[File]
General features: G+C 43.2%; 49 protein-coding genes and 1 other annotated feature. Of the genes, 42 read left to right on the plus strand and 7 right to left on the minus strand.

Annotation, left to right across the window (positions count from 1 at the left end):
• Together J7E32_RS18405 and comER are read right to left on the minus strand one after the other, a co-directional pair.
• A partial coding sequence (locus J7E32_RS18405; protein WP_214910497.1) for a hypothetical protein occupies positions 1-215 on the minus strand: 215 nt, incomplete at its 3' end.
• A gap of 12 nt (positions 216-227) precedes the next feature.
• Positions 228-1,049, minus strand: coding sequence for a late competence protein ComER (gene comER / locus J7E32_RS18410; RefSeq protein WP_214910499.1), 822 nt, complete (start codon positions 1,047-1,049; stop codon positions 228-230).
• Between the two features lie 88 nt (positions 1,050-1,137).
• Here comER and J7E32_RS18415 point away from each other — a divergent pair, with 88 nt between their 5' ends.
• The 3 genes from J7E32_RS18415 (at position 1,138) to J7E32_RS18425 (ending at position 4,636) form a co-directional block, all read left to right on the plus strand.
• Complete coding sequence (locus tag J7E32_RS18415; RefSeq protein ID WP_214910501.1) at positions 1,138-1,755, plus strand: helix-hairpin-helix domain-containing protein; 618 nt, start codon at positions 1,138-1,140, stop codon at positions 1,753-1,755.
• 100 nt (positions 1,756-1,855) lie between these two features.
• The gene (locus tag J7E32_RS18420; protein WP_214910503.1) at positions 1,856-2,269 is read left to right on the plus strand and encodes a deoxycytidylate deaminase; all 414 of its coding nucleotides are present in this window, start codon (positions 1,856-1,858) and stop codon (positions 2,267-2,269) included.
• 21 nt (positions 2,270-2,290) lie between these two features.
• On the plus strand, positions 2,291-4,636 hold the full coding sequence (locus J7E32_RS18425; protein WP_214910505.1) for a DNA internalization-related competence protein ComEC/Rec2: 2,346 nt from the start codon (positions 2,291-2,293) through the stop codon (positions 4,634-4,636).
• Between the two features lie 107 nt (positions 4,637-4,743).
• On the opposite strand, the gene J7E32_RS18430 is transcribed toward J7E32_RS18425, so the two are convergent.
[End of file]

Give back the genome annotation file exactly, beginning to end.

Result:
General features: G+C 43.2%; 49 protein-coding genes and 1 other annotated feature. Of the genes, 42 read left to right on the plus strand and 7 right to left on the minus strand.

Annotation, left to right across the window (positions count from 1 at the left end):
• Together J7E32_RS18405 and comER are read right to left on the minus strand one after the other, a co-directional pair.
• A partial coding sequence (locus J7E32_RS18405; protein WP_214910497.1) for a hypothetical protein occupies positions 1-215 on the minus strand: 215 nt, incomplete at its 3' end.
• A gap of 12 nt (positions 216-227) precedes the next feature.
• Positions 228-1,049, minus strand: coding sequence for a late competence protein ComER (gene comER / locus J7E32_RS18410; RefSeq protein WP_214910499.1), 822 nt, complete (start codon positions 1,047-1,049; stop codon positions 228-230).
• Between the two features lie 88 nt (positions 1,050-1,137).
• Here comER and J7E32_RS18415 point away from each other — a divergent pair, with 88 nt between their 5' ends.
• The 3 genes from J7E32_RS18415 (at position 1,138) to J7E32_RS18425 (ending at position 4,636) form a co-directional block, all read left to right on the plus strand.
• Complete coding sequence (locus tag J7E32_RS18415; RefSeq protein ID WP_214910501.1) at positions 1,138-1,755, plus strand: helix-hairpin-helix domain-containing protein; 618 nt, start codon at positions 1,138-1,140, stop codon at positions 1,753-1,755.
• 100 nt (positions 1,756-1,855) lie between these two features.
• The gene (locus tag J7E32_RS18420; protein WP_214910503.1) at positions 1,856-2,269 is read left to right on the plus strand and encodes a deoxycytidylate deaminase; all 414 of its coding nucleotides are present in this window, start codon (positions 1,856-1,858) and stop codon (positions 2,267-2,269) included.
• 21 nt (positions 2,270-2,290) lie between these two features.
• On the plus strand, positions 2,291-4,636 hold the full coding sequence (locus J7E32_RS18425; protein WP_214910505.1) for a DNA internalization-related competence protein ComEC/Rec2: 2,346 nt from the start codon (positions 2,291-2,293) through the stop codon (positions 4,634-4,636).
• Between the two features lie 107 nt (positions 4,637-4,743).
• On the opposite strand, the gene J7E32_RS18430 is transcribed toward J7E32_RS18425, so the two are convergent.